Recruiting 2025 – Robbins Builds on Foundation of Family and Friends
By Jeff Strange
For Farmington, MO class of 2025 LHP/1B/OF Elly Robbins, softball runs in the family. Having grown up and watching her older sister Abby play with Top Gun Fastpitch (and now a sophomore playing at Southeast Missouri State University), Elly developed a curious interest in the game at a young age.
My sister had a lot to do with my motivation behind starting to play softball,” said Robbins. “I would watch her practice and watch her games. That got me started and on my feet from there.”
The game had an immediate impact on Elly, as she took to working with her sister along with a group of friends from the Farmington, MO area.
“My sister Abby and I would work together to make each other better, ever since I started playing,” said Robbins. “There’s also a group of girls from my hometown that I’ve played together with for a long time. We play high school ball together now and we’ve always hung out together, whether it was on the softball field or just socially.”
It was at around the age of 10 years old that the idea of pitching came to the forefront of Elly’s pursuit.
“I can clearly remember one night sitting at the dining room table,” said Elly. “My dad mentioned after talking about my older sister Abby’s pitching that it could be cool to have two pitchers in the family; one that is right-handed (Abby) and one that is left-handed (Elly).”
Shortly after that conversation, Elly added pitching to her game, along with a strong bat and a good glove. She starred as a high-level athlete at a young age, achieving success in the pitcher’s circle, in the batter’s box and in the field.
Elly now finds herself as a well-regarded 2025 recruit, playing with the Top Gun National 17u team, sought after for her left arm in the circle and bat from the left side.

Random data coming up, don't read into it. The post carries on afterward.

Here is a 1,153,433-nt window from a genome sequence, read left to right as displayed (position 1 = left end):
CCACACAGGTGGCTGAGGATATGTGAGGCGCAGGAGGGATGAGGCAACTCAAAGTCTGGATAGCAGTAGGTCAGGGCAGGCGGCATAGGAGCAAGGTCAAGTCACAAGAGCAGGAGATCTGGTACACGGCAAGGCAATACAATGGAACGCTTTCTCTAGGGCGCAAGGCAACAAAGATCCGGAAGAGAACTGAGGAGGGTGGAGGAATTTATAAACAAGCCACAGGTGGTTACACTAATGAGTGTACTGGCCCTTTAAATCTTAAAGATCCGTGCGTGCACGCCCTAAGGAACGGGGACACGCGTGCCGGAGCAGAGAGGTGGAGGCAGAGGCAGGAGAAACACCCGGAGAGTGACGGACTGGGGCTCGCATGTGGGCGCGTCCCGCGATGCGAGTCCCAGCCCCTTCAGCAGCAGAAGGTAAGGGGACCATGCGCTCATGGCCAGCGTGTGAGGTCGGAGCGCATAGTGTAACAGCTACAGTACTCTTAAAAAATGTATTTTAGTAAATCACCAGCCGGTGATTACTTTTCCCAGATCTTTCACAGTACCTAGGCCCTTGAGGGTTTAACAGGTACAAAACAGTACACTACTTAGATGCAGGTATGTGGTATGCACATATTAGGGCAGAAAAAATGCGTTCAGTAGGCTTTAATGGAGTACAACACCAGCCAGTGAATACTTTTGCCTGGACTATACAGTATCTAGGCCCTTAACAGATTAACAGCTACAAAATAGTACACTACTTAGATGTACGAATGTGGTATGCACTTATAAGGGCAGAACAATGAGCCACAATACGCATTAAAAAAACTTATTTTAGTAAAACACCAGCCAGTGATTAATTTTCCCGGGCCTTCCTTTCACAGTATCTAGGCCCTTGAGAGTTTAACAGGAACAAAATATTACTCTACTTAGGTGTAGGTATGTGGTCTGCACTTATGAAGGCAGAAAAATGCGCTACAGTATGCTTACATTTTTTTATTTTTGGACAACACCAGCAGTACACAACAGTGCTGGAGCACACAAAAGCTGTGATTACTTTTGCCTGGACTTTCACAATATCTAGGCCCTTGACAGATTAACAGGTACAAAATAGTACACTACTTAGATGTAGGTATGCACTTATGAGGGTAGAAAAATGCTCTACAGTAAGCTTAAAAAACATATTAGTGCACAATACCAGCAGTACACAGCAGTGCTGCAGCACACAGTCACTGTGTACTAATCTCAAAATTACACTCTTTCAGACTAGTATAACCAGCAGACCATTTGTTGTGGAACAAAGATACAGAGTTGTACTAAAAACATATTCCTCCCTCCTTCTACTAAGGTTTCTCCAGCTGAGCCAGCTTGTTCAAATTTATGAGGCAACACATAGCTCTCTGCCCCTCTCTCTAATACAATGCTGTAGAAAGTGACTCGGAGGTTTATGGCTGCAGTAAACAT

“Elly’s a left-handed pitcher that sits low-mid 60’s and spins it very well,” said Randi Davis-Shanks, Robbins pitching instructor and coach for the Top Gun ’08 National team. “She’s just a very smart, level-headed kid. Her curve, rise and change are great strengths. When she works ahead and manages counts, she is dangerous.”
Davis-Shanks also believes that Robbins could be a legitimate two-player at the next level as well.
“She hits very well,” said Davis-Shanks, emphasizing the word “hits” in her statement. “I absolutely think that Elly can play on both sides. She is a disciplined enough kid that she’ll continue to work on both. She works her tail off, she’s super respectful and overall just a great kid.”
That work ethic has included weekly visits with a personal trainer, weekly pitching lessons and countless hours of tee work and front toss on her own. She also has participated in the Inner-Circle Pitching program that her travel organization Top Gun Fastpitch ran last winter, which was a 16-week structured combination of a throwing and workout blueprint that according to Robbins helped her gain some speed on her ball.
Robbins overall commitment to developing herself has led to interest from multiple college programs eager to bring her into their system. With a strong academic background and a desire to play on both sides of the ball, Robbins is weighing her options carefully.
“I’m not rushing anything by any means,” said Robbins. “But I hope that I can find somewhere to call home sometime over the next several months. Ultimately, I’m looking for a school that can help me meet my academic goals along with my softball goals.”
With a positive perspective on the present state of the game and a mature respect for what opportunities the game can offer, Elly Robbins offers an inspiring outlook to the next generation of athletes with similar goals.
“The softball community is doing well,” said Robbins. “The game is getting plenty of recognition. I would say find something that you enjoy and work hard. It’s not easy to be a student-athlete, but if it’s something that you enjoy and love, it’s something that you can run with and it can help you develop a good work ethic and lead to great friendships.”